Attorneys for the family of a California shooter say he was married to a soft-spoken housewife who only spoke with female relatives.
Mohammad Abuershaid and David Chesley, who represent Syed Farook's family, say Farook's wife, Tashfeen Malik, wore a veil that covered her face and didn't drive. The couple opened fire on a holiday party of Farook's co-workers, killing 14 people.
They say Farook's mother lived with the couple but she stayed upstairs and didn't notice they had stockpiled 12 pipe bombs and well over 4,500 rounds of ammunition.
Abuershaid and Chesley say the couple left their 6-month-old daughter in her care when they carried out Wednesday's attack.
They say the child is with child protective services. Farook's brother-in-law is beginning the legal process to adopt the girl.
Attorneys for the family of a California shooter are cautioning the public against rushing to judgment about terrorist connections to the attack.
Mohammad Abuershaid and David Chesley, who represent Syed Farook's family, said there's no proof linking the shooters to a broader terrorist organization and most of the evidence focuses on Facebook posts made under an alias by Farook's wife, Tashfeen Malik.
When asked to explain possible motivations for the attack, Chesley said at a news conference Friday that co-workers made fun of Farook for his beard and said he was isolated with few friends.
Abuershaid and Chesley said the family was shocked by the attack that left 14 people dead and they saw no signs that the couple would be aggressive or had extreme views.
The FBI has said it's investigating the shooting as an act of terrorism.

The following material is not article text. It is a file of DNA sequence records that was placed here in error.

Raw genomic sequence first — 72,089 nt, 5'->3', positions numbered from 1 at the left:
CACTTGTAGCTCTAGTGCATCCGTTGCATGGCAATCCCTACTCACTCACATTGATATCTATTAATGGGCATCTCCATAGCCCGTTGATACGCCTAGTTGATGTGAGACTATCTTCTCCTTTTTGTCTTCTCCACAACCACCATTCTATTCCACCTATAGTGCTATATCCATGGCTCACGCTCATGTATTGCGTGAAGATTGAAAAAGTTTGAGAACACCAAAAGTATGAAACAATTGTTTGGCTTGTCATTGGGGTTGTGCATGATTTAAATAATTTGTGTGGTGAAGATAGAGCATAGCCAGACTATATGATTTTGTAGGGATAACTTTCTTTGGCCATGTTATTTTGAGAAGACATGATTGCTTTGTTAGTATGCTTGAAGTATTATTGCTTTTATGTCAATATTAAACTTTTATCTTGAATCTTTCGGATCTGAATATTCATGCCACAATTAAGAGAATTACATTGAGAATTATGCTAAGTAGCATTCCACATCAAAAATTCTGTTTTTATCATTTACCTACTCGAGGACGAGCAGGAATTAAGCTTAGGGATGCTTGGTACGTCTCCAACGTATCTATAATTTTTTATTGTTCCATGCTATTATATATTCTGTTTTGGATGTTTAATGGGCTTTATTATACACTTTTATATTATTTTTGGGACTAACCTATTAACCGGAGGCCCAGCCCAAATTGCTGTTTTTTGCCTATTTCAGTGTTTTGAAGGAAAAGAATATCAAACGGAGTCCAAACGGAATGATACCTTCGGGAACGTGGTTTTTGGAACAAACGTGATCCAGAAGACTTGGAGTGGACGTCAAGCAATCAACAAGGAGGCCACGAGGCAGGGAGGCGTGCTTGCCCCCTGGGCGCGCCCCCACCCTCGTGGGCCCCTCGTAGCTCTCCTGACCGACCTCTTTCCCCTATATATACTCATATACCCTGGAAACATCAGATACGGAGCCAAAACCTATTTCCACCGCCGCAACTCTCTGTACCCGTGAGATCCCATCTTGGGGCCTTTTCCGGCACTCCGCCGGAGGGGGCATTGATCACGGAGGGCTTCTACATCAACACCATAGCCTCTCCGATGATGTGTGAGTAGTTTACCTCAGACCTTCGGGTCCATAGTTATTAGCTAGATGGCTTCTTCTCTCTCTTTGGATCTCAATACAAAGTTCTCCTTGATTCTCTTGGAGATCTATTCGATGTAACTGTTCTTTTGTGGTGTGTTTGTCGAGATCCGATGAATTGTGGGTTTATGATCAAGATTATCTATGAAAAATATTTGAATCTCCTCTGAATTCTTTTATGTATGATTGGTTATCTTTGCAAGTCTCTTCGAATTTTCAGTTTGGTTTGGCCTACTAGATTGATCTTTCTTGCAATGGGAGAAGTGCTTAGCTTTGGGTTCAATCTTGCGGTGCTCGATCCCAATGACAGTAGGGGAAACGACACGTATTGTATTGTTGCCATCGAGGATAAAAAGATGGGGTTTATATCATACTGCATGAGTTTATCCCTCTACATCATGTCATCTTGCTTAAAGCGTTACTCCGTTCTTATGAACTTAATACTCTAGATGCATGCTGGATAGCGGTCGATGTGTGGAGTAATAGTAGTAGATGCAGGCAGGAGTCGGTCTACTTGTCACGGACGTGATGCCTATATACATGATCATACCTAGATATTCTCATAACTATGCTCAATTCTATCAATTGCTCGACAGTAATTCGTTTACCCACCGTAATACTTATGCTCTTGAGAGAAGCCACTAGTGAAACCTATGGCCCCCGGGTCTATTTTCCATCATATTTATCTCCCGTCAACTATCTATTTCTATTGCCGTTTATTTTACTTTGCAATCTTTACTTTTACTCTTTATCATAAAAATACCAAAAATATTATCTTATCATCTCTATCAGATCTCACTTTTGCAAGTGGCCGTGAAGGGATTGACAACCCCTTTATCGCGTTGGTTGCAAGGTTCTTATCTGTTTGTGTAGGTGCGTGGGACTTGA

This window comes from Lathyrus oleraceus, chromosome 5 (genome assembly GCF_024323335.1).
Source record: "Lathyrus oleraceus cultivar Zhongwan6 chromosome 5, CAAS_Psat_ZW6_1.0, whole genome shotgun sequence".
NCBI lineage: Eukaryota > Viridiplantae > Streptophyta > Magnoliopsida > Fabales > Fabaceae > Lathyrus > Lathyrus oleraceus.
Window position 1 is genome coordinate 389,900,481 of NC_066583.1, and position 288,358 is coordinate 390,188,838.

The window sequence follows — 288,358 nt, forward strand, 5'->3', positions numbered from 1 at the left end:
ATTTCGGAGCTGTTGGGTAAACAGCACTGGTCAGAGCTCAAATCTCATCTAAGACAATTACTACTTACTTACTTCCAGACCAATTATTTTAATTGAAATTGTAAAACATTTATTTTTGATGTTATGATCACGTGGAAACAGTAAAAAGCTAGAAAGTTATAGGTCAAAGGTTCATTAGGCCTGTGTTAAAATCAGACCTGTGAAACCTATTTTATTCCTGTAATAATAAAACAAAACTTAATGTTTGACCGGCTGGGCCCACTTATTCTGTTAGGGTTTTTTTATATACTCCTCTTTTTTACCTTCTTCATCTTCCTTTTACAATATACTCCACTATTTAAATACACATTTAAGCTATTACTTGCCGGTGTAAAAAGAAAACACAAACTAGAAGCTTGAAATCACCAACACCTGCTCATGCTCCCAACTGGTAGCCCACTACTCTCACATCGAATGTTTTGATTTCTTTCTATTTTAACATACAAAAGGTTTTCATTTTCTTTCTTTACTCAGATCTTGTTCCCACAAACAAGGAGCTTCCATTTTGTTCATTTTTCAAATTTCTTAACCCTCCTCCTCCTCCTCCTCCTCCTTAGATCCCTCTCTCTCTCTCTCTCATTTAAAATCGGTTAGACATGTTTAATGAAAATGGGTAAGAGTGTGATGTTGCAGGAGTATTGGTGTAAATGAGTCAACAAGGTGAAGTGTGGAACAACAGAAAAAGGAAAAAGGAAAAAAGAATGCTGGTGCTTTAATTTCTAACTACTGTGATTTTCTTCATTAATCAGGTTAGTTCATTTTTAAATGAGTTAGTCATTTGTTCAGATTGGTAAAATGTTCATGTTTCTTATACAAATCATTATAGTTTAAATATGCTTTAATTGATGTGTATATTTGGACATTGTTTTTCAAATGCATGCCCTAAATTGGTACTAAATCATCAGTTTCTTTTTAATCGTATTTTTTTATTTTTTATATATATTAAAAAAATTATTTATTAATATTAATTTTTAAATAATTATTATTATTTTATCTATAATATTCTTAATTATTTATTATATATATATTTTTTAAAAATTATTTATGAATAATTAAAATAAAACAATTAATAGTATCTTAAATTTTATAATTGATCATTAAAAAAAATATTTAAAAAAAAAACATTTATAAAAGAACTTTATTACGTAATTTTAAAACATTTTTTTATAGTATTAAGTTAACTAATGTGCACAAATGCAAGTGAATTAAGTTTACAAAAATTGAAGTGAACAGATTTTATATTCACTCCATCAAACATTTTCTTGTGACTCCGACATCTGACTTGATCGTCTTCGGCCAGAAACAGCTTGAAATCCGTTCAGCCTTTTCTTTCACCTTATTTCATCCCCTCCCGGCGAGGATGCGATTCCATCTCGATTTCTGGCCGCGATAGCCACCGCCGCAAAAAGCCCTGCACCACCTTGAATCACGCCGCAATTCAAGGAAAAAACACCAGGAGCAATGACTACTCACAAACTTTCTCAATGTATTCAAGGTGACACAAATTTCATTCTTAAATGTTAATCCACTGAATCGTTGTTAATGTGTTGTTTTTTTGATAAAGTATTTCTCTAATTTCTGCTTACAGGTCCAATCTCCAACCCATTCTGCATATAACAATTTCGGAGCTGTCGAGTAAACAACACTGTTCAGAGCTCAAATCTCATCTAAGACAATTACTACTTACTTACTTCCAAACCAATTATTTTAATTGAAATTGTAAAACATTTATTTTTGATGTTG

FBI Director James Comey says findings in a sweeping federal investigation into the California mass shooting indicate the two shooters showed signs of radicalization but were not part of a broader network.
But Comey noted there's still "a lot evidence that doesn't quite make sense."
Comey says Syed Farook and Tashfeen Malik didn't appear on the FBI's "radar screen" before the shooting Wednesday that killed 14 in San Bernardino.
The couple opened fire at a holiday banquet for Farook's co-workers before dying in a gunbattle with police.
An IS-affiliated news agency Aamaq says the two shooters in the deadly California attack were "supporters" of the Islamic State group, but it stopped short of claiming responsibility for the attack.
David Bowdich, assistant director of the FBI's Los Angeles office, said he wasn't aware of the report but wasn't surprised IS would attempt to link itself to the attack. He said investigators are looking carefully to determine if there is an IS connection.
Bowdich said at a news conference that the bureau is investigating the shooting that left 14 people dead as an act of terrorism. He says neither Syed Farook nor his wife, Tashfeen Malik, was under prior investigation.